A wave of bombs exploded in markets in Shi'ite neighborhoods across Baghdad on Monday, killing more than 50 people, Reuters reported police and health officials as saying, in the latest attacks to increase fears Iraq risks sliding back into broader conflict, Alarabiya reported.
While no group claimed Monday's blasts, Sunni Muslim Islamist insurgents and Al-Qaeda' s Iraqi wing have increased attacks since the beginning of the year and often target Shi'ite districts to try to trigger wider confrontation.
At least 11 blasts tore into busy markets and shopping areas in districts across the Iraqi capital, including twin bombs just several hundred meters apart that killed at least 13 people in the Sadr City area, police and hospital officials said.
Bombings on Shi'ite and Sunni mosques, security forces and Sunni tribal leaders over a month-long surge in violence are deepening worries Iraq may tip back into the kind of wide scale Shi'ite against Sunni slaughter that killed thousands in 2006-2007.
Meanwhile, attacks have also targeted Iraqi security forces and killed three people in the oil-rich province of Kirkuk on Monday.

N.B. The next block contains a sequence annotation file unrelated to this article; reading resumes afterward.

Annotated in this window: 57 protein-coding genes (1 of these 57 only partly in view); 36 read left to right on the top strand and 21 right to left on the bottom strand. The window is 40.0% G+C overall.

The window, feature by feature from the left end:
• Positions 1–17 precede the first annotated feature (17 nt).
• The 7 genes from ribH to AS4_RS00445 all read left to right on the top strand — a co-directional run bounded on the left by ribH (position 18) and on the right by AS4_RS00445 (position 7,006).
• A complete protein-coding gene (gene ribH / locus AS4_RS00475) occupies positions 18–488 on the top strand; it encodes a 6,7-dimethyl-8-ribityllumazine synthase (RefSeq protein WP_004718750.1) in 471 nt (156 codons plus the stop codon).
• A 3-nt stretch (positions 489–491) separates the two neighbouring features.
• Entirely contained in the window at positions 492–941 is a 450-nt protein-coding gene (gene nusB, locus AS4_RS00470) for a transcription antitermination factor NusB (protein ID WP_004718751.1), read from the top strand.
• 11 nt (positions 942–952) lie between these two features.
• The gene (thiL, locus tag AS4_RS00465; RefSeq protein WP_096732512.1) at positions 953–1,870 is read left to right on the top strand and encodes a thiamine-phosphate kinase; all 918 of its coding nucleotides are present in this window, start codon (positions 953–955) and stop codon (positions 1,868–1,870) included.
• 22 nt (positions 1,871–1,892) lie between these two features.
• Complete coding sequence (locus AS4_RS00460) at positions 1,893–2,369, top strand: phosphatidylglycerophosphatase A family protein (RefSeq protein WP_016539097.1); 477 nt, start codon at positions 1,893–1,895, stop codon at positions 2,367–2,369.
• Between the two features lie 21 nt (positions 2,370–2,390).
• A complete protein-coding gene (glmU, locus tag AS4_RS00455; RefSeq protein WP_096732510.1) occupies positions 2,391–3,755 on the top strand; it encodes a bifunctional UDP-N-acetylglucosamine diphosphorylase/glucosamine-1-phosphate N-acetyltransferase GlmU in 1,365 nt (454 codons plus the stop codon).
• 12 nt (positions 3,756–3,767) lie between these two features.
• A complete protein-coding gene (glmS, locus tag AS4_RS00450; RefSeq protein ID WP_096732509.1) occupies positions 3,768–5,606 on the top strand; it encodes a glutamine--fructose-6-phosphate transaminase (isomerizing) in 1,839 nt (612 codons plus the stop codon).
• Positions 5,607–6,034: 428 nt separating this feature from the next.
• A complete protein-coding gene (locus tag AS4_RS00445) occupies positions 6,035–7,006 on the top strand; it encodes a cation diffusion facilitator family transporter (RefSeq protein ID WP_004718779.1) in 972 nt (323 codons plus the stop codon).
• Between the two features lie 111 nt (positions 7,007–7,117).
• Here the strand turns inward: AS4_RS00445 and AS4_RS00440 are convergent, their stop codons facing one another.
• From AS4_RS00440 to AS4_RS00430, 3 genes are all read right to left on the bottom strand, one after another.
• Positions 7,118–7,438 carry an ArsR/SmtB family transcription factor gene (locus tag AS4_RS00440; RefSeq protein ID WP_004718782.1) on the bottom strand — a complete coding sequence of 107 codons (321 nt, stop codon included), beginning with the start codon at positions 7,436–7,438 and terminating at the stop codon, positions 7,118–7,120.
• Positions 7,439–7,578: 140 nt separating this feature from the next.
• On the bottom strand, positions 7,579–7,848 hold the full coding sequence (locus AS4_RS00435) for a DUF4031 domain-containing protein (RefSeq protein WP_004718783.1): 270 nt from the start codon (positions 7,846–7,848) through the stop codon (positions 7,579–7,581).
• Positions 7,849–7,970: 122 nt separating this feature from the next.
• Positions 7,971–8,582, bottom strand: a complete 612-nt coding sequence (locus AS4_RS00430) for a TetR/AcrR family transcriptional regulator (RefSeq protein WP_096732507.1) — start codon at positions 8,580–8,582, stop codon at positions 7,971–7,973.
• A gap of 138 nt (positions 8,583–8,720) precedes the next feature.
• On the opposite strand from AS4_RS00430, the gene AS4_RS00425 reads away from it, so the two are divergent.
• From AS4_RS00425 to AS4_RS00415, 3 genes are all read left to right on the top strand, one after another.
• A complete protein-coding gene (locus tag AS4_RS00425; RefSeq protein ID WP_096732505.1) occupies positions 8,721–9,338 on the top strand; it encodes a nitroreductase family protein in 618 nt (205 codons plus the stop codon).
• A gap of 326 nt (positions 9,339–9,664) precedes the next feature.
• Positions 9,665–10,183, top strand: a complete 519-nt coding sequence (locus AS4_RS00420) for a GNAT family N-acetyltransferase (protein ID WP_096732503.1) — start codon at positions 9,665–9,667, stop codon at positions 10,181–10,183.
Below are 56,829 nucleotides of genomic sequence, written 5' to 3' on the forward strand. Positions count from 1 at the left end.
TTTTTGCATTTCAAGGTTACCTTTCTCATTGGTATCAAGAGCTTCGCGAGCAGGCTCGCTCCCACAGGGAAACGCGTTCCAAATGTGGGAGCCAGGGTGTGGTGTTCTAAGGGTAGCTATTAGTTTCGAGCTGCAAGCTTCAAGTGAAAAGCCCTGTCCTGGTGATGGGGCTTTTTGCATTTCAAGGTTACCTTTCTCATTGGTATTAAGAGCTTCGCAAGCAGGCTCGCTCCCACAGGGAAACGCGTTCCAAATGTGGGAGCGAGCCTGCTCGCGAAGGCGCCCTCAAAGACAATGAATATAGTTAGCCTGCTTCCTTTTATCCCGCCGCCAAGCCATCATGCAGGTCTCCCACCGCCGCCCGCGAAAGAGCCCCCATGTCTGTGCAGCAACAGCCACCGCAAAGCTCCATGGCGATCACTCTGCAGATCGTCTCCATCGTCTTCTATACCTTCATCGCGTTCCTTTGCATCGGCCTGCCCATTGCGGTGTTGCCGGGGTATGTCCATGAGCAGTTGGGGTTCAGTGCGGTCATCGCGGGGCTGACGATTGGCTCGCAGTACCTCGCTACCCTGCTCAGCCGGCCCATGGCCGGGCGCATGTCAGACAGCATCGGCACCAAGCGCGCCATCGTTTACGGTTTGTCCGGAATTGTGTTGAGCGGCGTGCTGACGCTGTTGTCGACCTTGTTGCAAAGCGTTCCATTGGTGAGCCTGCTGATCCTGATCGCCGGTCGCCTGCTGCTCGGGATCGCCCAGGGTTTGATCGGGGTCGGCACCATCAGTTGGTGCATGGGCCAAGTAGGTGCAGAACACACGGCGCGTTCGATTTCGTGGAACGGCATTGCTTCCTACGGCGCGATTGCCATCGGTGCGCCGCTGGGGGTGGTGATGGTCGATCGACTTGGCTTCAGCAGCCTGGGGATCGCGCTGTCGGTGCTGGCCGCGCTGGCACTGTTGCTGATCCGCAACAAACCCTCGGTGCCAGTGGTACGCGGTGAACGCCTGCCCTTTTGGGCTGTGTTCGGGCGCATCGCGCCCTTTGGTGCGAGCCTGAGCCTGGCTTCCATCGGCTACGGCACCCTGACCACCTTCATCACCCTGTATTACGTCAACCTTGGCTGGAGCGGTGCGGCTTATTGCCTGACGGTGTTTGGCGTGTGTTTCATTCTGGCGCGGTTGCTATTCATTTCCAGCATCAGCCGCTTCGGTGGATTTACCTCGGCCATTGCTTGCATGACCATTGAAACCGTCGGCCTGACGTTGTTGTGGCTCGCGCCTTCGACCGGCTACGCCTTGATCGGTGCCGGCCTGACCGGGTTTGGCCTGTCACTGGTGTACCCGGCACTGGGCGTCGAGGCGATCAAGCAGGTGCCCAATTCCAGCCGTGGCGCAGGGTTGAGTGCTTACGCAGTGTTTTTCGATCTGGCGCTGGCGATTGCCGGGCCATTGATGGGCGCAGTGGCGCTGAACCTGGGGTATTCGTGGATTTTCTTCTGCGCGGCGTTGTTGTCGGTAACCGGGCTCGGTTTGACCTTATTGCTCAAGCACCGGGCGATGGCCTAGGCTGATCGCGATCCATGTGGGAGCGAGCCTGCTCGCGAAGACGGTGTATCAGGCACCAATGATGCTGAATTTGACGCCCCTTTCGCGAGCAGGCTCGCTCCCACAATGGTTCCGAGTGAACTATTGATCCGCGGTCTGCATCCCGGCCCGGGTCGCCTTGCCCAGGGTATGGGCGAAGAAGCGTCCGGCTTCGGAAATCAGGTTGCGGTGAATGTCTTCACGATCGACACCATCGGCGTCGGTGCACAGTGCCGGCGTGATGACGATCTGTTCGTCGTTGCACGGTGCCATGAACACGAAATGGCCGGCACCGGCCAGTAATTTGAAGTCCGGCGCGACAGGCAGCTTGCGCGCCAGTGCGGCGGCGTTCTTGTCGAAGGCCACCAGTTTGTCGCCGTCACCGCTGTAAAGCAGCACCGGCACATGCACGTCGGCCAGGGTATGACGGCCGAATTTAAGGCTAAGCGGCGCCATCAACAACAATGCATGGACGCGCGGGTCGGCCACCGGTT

In the disputed province of Kirkuk, separate gun attacks killed an anti-Qaeda militiaman and a private generator operator, while a roadside bomb in the main northern city of Mosul left a police colonel dead, security and medical officials said, AFP reported.
Both areas are home to substantial populations of Sunni Arabs, the minority community that has for months held demonstrations against alleged government targeting and discrimination.
Although violence has decreased sharply in Iraq since the height of insurgency, militants are still capable to carry out lethal attacks nationwide.
Analysts say government policies that have disenfranchised Iraqi Sunnis, coupled with the authorities' refusal to make any major concessions to the protesters, have given militant groups fuel and room to maneuver among the disillusioned community.
The violence comes amid myriad political rows and fears that civil war in neighboring Syria could spill over into Iraq and plunge the country further into crisis.
Iraq is struggling to contain a wave of violence that has killed more than 440 people so far this month -- the second month in a row in which more than 400 people have died in unrest.
The violence has decreased from its peak in 2006 and 2007, but attacks remain common, killing at least 200 people each month so far this year.